Has the US bitten off more than it can chew?
With the hegemonic world order shifted in its favour, the US has always been at the centre of most states’ foreign policies. Its long period of engagement with and inside other states has determined the course of history for many decades and continues to do so. However, what has come as a surprise is this sudden shift in US foreign policy with the states it had entered into multi-lateral agreements.
The extensive engagements outside its realm were to uphold the ethos of these agreements and it comes as a surprise as to how US is waging a war against the pillars which have propagated and kept these norms intact. While some of these still fall under the paradigm of ‘upholding ethos’, none can be labelled as forerunners of liberalism, which the ‘free world’ has taken decades to perfect, and few to swing off from balance.
For the latter, an important case in point is US relations with North Korea. The two states had gone rogue late last year, in their own might, and US was taking all measures necessary at casus belli, to raise the stakes for an armistice, which eventually came. The relationship that was solemnised in the Koreas with the Kim-Moon handshake has offered some respite to US foreign policy under President Trump after the 12th June Singapore Summit. But in all its grandiose and celebration, the summit hasn’t materialised into concrete steps taken towards denuclearising North Korea. However, dragging China in, the platform Kim Jong Un used to address the world, is a little too much off putting US over the world.
The vigour with which Trump addresses matters of ‘national interest’ and his haste in making ‘America Great Again’ has uncovered those important facets of the paradigm which has dominated both domestic and international narratives for decades. US’ recent trade wars with European and North American Free Trade Area (NAFTA) countries and China as a counteractive measure for correcting US economy has turned out to be an unpredictable development, or one many didn’t think the Trump administration would go forward with. US, the champion of liberalism has broken all trade arrangements and ushered in an era of new alliances, the basis of which are unknown.
Perhaps because the US wants more leverage in its own foreign policy decision-making as the hyper-globalised society of the West seemed to have been over-done with their open economies and borderless regions. But for this, the US itself has to be blamed. It’s forced democratisation of the entire Middle East and strained relations with Iran, Russia and China have increased the costs associated with economic unions, for all states that had benefited from these with the emergence of New World Order.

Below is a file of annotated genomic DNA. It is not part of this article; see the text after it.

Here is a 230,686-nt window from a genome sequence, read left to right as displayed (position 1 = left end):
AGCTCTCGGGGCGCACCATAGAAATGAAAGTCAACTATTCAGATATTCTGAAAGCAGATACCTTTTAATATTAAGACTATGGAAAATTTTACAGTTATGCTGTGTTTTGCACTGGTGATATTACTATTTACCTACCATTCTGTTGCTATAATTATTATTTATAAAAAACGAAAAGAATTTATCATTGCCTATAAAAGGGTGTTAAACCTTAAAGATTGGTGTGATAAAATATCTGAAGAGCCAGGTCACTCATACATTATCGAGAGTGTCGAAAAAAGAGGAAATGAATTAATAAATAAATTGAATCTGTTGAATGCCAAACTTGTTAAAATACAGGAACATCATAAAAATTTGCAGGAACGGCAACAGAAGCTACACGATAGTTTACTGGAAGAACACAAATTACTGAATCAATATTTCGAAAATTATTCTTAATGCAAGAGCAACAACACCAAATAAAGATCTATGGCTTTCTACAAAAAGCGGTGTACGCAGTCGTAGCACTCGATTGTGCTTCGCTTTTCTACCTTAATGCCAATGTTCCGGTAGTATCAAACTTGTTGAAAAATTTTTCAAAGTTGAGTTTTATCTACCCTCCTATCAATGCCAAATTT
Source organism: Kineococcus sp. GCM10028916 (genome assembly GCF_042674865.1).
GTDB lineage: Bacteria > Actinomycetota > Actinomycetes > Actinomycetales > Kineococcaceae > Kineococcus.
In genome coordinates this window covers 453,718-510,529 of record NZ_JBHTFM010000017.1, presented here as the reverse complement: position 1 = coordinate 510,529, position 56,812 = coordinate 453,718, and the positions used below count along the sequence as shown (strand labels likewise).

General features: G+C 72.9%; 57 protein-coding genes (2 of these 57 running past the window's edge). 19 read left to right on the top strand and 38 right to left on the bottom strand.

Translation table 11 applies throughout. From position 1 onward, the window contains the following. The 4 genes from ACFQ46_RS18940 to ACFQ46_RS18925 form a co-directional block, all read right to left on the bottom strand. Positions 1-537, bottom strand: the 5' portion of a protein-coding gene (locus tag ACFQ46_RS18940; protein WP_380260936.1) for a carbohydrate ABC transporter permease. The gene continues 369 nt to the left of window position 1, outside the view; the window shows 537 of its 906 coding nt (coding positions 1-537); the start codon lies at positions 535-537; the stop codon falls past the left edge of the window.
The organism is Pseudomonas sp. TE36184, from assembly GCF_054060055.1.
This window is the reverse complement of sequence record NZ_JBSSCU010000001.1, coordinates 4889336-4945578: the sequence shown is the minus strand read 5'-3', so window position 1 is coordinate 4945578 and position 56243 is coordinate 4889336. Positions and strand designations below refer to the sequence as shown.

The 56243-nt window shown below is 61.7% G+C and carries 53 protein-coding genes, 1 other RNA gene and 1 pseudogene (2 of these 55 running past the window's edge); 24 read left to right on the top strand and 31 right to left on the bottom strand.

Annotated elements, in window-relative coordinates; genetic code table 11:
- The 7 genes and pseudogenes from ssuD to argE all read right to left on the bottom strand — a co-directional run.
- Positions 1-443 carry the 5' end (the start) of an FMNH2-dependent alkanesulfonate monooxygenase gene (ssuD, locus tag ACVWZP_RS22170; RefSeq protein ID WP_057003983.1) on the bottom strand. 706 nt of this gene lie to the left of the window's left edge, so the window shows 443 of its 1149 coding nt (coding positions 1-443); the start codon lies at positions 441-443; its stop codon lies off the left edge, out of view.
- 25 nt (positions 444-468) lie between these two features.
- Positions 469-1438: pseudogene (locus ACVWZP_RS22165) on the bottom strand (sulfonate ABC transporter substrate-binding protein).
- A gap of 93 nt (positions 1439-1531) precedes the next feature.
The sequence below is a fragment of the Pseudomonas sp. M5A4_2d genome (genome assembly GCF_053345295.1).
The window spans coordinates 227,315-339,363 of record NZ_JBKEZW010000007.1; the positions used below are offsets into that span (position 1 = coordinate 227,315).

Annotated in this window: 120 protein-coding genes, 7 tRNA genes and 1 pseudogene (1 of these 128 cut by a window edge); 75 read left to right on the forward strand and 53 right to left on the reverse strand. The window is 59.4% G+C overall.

The cost of this continuous across-the-globe war has cost the West in terms of human capital, ammunition, and the over-spilling terrorism and migrant crisis. While the US isn’t directly affected by this international migrant crisis, it faces a similar situation at home and extra punitive measures have cost the Trump administration international condemnation and loss of consensus at home.
US, the champion of liberalism has broken all trade arrangements and ushered in an era of new alliances, the basis of which are unknown
With the Arab Spring becoming more complicated, the stakes have been raised with external involvement. The Middle Eastern countries have fallen like dominoes, but Iran remains a major hindrance towards carving new borders in the region. With Trump breaking the olive branch extended by ex-President Obama, the newly placed sanctions on Iranian oil with the help of reluctant European countries, is going to adversely affect the Iranian economy. News reports have revealed that the US and Israel are formulating a more concrete plan for continued peace in Middle East with Russia, one that further isolates Iran. The plan and meeting between Israeli Prime Minister Benjamin Netanyahu and Russian President Vladimir Putin in Moscow last week can be interpreted as a mere tactic to entice Iran. With growing economic hardships at home and international isolation, Iran is expected to behave erratically. Already the emerging domestic dissident voices seem to be creating discomfort for a theocratic state such as Iran. The questions now arise, for how long can Iran sustain itself? And if trouble comes, how long is it before it comes knocking another door for Pakistan?
The rapid changes in US domestic and external policies are too rapid to be consolidated in other states’ foreign policy decisions. With concerns to Middle Eastern politics, the Trump administration seems to be at a loss of understanding of their present status and how to go beyond it. This affords Iran some time to strategize and perhaps find solace in Turkey and Russia.
But not all is going to hell. With costs of negotiations amounting to more than those associated with rebuilding and restoring, the US finally has more than it can chew.
We see a weakening US under Trump, but the hegemon still lays with it. It will be years before the rapidly-developing China can shift the balance in its favour. Perhaps with these new trade restrictions the shift would come swiftly and sooner but for now US’ all-out efforts and European countries’ clinging onto the more powerful state for support and direction in narrative-building has created a rather hostile environment. Trump seems to be fishing in some tough waters and its efforts at casus belli might prove to be more dangerous than anticipated.